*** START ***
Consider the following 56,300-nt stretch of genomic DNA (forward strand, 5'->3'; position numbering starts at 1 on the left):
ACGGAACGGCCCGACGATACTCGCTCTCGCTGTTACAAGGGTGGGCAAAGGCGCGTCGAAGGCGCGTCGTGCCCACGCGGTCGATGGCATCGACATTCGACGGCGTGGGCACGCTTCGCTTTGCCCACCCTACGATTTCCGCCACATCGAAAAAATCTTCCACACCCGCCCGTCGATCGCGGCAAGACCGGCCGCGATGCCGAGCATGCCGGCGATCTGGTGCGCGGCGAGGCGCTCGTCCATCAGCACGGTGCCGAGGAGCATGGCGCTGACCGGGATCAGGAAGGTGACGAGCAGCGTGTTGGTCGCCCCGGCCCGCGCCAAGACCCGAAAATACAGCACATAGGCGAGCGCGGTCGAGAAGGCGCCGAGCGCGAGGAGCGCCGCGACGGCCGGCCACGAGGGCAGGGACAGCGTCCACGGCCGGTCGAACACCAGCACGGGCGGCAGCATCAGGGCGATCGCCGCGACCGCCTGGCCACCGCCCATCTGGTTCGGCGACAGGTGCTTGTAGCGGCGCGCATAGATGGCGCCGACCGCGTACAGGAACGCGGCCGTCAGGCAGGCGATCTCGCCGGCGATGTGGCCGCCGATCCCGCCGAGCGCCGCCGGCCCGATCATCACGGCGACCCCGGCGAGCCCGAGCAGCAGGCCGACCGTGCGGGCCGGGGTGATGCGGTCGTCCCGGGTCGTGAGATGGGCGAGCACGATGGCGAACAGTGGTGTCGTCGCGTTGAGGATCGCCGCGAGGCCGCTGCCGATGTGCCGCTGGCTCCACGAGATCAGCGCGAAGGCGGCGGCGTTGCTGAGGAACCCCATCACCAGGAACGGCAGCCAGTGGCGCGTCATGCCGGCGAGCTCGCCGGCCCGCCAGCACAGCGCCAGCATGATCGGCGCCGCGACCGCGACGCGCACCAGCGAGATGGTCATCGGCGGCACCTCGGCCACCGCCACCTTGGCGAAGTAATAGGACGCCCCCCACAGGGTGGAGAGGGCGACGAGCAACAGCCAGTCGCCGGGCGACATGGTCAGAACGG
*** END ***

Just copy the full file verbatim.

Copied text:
Consider the following 56,300-nt stretch of genomic DNA (forward strand, 5'->3'; position numbering starts at 1 on the left):
ACGGAACGGCCCGACGATACTCGCTCTCGCTGTTACAAGGGTGGGCAAAGGCGCGTCGAAGGCGCGTCGTGCCCACGCGGTCGATGGCATCGACATTCGACGGCGTGGGCACGCTTCGCTTTGCCCACCCTACGATTTCCGCCACATCGAAAAAATCTTCCACACCCGCCCGTCGATCGCGGCAAGACCGGCCGCGATGCCGAGCATGCCGGCGATCTGGTGCGCGGCGAGGCGCTCGTCCATCAGCACGGTGCCGAGGAGCATGGCGCTGACCGGGATCAGGAAGGTGACGAGCAGCGTGTTGGTCGCCCCGGCCCGCGCCAAGACCCGAAAATACAGCACATAGGCGAGCGCGGTCGAGAAGGCGCCGAGCGCGAGGAGCGCCGCGACGGCCGGCCACGAGGGCAGGGACAGCGTCCACGGCCGGTCGAACACCAGCACGGGCGGCAGCATCAGGGCGATCGCCGCGACCGCCTGGCCACCGCCCATCTGGTTCGGCGACAGGTGCTTGTAGCGGCGCGCATAGATGGCGCCGACCGCGTACAGGAACGCGGCCGTCAGGCAGGCGATCTCGCCGGCGATGTGGCCGCCGATCCCGCCGAGCGCCGCCGGCCCGATCATCACGGCGACCCCGGCGAGCCCGAGCAGCAGGCCGACCGTGCGGGCCGGGGTGATGCGGTCGTCCCGGGTCGTGAGATGGGCGAGCACGATGGCGAACAGTGGTGTCGTCGCGTTGAGGATCGCCGCGAGGCCGCTGCCGATGTGCCGCTGGCTCCACGAGATCAGCGCGAAGGCGGCGGCGTTGCTGAGGAACCCCATCACCAGGAACGGCAGCCAGTGGCGCGTCATGCCGGCGAGCTCGCCGGCCCGCCAGCACAGCGCCAGCATGATCGGCGCCGCGACCGCGACGCGCACCAGCGAGATGGTCATCGGCGGCACCTCGGCCACCGCCACCTTGGCGAAGTAATAGGACGCCCCCCACAGGGTGGAGAGGGCGACGAGCAACAGCCAGTCGCCGGGCGACATGGTCAGAACGG